Those new bio-based tires — already available as prototypes— are the topic of an article in the current edition of Chemical & Engineering News (C&EN), the weekly newsmagazine of the American Chemical Society, the world’s largest scientific society.
C&EN Senior Business Editor Melody M. Bomgardner explains that tight supplies and high prices for the natural rubber and synthetic rubber used to make tires — almost 1 billion annually worldwide —are fostering the drive toward renewable, sustainable sources for raw materials.
Petroleum, for instance, is the traditional source for raw materials needed to make tires, with a single tire requiring almost 7 gallons of oil. But changes in oil-refining practices have reduced supplies of those raw materials.
The article describes how companies like Goodyear and Michelin have teamed up with biotechnology firms to genetically engineer microbes that produce the key raw materials for rubber from sugar.
Goodyear’s partner Genencor, for example, is making microbes that mimic rubber trees’ natural processes to make latex rubber. Goodyear has already produced prototype tires with rubber made from sugar. Bomgardner explains that companies hope sugar will buffer them against future shortages of natural and synthetic ingredients, with “sweet” tires making a debut within 3-5 years.“Making Rubber from Renewables”
Michael Bernstein | Newswise Science News
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Ultrafast lasers have introduced new possibilities in engraving ultrafine structures, and scientists are now also investigating how to use them to etch microstructures into thin glass. There are possible applications in analytics (lab on a chip) and especially in electronics and the consumer sector, where great interest has been shown.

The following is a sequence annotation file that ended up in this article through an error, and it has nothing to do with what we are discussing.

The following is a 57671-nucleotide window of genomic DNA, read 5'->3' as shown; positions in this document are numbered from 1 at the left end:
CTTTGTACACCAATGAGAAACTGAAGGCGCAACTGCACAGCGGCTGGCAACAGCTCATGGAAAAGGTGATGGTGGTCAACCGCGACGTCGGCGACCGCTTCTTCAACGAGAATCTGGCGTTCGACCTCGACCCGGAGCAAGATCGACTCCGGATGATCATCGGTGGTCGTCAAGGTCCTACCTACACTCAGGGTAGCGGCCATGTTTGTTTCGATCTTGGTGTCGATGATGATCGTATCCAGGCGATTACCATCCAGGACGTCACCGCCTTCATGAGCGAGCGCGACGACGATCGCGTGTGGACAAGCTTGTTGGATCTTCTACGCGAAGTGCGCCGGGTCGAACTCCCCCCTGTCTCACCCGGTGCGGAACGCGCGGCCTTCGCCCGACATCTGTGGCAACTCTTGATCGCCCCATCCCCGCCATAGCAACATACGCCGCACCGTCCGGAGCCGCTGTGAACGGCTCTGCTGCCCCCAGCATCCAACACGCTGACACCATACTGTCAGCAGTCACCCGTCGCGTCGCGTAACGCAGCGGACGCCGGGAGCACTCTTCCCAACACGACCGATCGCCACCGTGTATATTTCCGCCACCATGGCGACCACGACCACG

This new method was born of a surprising phenomenon: irradiating glass in a particular way with an ultrafast laser has the effect of making the glass up to a...
Terahertz excitation of selected crystal vibrations leads to an effective magnetic field that drives coherent spin motion
Controlling functional properties by light is one of the grand goals in modern condensed matter physics and materials science. A new study now demonstrates how...
Researchers from the Institute for Quantum Computing (IQC) at the University of Waterloo led the development of a new extensible wiring technique capable of controlling superconducting quantum bits, representing a significant step towards to the realization of a scalable quantum computer.
"The quantum socket is a wiring method that uses three-dimensional wires based on spring-loaded pins to address individual qubits," said Jeremy Béjanin, a PhD...
In a paper in Scientific Reports, a research team at Worcester Polytechnic Institute describes a novel light-activated phenomenon that could become the basis for applications as diverse as microscopic robotic grippers and more efficient solar cells.
A research team at Worcester Polytechnic Institute (WPI) has developed a revolutionary, light-activated semiconductor nanocomposite material that can be used...
By forcefully embedding two silicon atoms in a diamond matrix, Sandia researchers have demonstrated for the first time on a single chip all the components needed to create a quantum bridge to link quantum computers together.
"People have already built small quantum computers," says Sandia researcher Ryan Camacho. "Maybe the first useful one won't be a single giant quantum computer...
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